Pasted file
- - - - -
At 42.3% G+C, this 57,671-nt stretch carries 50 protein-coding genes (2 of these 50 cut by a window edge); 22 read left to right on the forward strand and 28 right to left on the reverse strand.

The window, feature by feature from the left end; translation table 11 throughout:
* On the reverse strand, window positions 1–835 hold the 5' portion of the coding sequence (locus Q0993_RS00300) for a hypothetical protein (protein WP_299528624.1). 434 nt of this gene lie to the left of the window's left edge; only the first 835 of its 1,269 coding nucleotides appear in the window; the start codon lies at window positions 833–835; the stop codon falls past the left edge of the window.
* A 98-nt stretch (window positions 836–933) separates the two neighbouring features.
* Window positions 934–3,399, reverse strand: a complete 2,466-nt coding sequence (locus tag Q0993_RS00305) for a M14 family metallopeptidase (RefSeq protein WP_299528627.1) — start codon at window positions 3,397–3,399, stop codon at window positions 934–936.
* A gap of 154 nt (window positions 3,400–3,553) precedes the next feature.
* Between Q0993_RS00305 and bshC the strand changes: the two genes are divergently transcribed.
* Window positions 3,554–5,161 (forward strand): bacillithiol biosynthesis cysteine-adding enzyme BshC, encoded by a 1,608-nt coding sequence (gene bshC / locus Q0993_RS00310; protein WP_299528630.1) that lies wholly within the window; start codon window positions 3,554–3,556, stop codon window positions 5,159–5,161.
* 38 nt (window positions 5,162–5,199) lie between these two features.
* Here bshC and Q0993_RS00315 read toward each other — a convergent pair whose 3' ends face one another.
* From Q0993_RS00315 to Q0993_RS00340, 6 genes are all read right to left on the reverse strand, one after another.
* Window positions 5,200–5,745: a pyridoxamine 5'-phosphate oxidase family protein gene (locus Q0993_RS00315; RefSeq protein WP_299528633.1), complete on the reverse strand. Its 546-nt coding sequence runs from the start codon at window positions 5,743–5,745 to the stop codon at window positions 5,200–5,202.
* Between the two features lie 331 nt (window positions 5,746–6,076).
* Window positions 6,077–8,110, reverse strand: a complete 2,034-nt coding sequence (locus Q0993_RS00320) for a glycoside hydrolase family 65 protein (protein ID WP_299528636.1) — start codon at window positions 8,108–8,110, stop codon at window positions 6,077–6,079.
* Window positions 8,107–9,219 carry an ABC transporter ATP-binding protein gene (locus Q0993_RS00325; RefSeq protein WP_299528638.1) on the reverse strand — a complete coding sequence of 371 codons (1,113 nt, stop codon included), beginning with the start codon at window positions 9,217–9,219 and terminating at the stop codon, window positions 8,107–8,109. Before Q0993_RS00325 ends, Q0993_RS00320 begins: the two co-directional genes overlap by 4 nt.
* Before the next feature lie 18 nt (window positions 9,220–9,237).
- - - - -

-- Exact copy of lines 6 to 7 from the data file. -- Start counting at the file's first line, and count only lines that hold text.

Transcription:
* A gap of 154 nt (window positions 3,400–3,553) precedes the next feature.
* Between Q0993_RS00305 and bshC the strand changes: the two genes are divergently transcribed.